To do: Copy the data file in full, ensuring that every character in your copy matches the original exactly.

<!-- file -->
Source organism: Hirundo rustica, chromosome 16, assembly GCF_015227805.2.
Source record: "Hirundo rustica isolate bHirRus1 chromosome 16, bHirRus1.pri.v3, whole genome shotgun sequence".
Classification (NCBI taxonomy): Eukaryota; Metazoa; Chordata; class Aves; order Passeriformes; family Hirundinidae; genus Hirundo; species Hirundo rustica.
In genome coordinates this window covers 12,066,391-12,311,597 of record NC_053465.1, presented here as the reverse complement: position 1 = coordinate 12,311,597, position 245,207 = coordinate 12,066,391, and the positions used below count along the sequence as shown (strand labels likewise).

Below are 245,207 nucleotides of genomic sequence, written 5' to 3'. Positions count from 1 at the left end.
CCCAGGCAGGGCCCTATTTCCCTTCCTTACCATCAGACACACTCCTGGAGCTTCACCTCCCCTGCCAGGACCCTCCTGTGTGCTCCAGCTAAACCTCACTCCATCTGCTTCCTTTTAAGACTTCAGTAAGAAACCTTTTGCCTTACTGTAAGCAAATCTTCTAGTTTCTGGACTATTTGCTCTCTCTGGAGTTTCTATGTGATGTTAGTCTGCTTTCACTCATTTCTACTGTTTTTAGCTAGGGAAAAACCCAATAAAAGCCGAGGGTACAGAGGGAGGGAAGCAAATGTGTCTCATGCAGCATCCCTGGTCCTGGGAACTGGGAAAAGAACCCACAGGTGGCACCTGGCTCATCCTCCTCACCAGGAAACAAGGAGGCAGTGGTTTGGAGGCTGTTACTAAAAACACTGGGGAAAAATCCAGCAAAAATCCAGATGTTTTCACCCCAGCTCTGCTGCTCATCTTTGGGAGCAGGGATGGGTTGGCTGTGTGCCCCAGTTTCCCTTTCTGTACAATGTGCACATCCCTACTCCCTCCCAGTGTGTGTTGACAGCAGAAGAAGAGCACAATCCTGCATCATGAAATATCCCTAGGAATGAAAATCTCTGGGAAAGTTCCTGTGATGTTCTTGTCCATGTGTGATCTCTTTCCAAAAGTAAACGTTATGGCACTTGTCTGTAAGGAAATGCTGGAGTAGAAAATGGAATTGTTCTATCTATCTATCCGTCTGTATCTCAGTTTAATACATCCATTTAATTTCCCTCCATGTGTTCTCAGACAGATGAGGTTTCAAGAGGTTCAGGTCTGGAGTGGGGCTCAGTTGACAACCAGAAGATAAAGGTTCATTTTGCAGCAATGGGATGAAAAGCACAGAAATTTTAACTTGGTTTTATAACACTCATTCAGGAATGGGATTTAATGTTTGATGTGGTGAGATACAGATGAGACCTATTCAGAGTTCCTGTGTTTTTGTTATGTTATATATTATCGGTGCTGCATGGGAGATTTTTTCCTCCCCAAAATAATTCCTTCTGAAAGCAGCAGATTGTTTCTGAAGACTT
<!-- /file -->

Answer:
Source organism: Hirundo rustica, chromosome 16, assembly GCF_015227805.2.
Source record: "Hirundo rustica isolate bHirRus1 chromosome 16, bHirRus1.pri.v3, whole genome shotgun sequence".
Classification (NCBI taxonomy): Eukaryota; Metazoa; Chordata; class Aves; order Passeriformes; family Hirundinidae; genus Hirundo; species Hirundo rustica.
In genome coordinates this window covers 12,066,391-12,311,597 of record NC_053465.1, presented here as the reverse complement: position 1 = coordinate 12,311,597, position 245,207 = coordinate 12,066,391, and the positions used below count along the sequence as shown (strand labels likewise).

Below are 245,207 nucleotides of genomic sequence, written 5' to 3'. Positions count from 1 at the left end.
CCCAGGCAGGGCCCTATTTCCCTTCCTTACCATCAGACACACTCCTGGAGCTTCACCTCCCCTGCCAGGACCCTCCTGTGTGCTCCAGCTAAACCTCACTCCATCTGCTTCCTTTTAAGACTTCAGTAAGAAACCTTTTGCCTTACTGTAAGCAAATCTTCTAGTTTCTGGACTATTTGCTCTCTCTGGAGTTTCTATGTGATGTTAGTCTGCTTTCACTCATTTCTACTGTTTTTAGCTAGGGAAAAACCCAATAAAAGCCGAGGGTACAGAGGGAGGGAAGCAAATGTGTCTCATGCAGCATCCCTGGTCCTGGGAACTGGGAAAAGAACCCACAGGTGGCACCTGGCTCATCCTCCTCACCAGGAAACAAGGAGGCAGTGGTTTGGAGGCTGTTACTAAAAACACTGGGGAAAAATCCAGCAAAAATCCAGATGTTTTCACCCCAGCTCTGCTGCTCATCTTTGGGAGCAGGGATGGGTTGGCTGTGTGCCCCAGTTTCCCTTTCTGTACAATGTGCACATCCCTACTCCCTCCCAGTGTGTGTTGACAGCAGAAGAAGAGCACAATCCTGCATCATGAAATATCCCTAGGAATGAAAATCTCTGGGAAAGTTCCTGTGATGTTCTTGTCCATGTGTGATCTCTTTCCAAAAGTAAACGTTATGGCACTTGTCTGTAAGGAAATGCTGGAGTAGAAAATGGAATTGTTCTATCTATCTATCCGTCTGTATCTCAGTTTAATACATCCATTTAATTTCCCTCCATGTGTTCTCAGACAGATGAGGTTTCAAGAGGTTCAGGTCTGGAGTGGGGCTCAGTTGACAACCAGAAGATAAAGGTTCATTTTGCAGCAATGGGATGAAAAGCACAGAAATTTTAACTTGGTTTTATAACACTCATTCAGGAATGGGATTTAATGTTTGATGTGGTGAGATACAGATGAGACCTATTCAGAGTTCCTGTGTTTTTGTTATGTTATATATTATCGGTGCTGCATGGGAGATTTTTTCCTCCCCAAAATAATTCCTTCTGAAAGCAGCAGATTGTTTCTGAAGACTT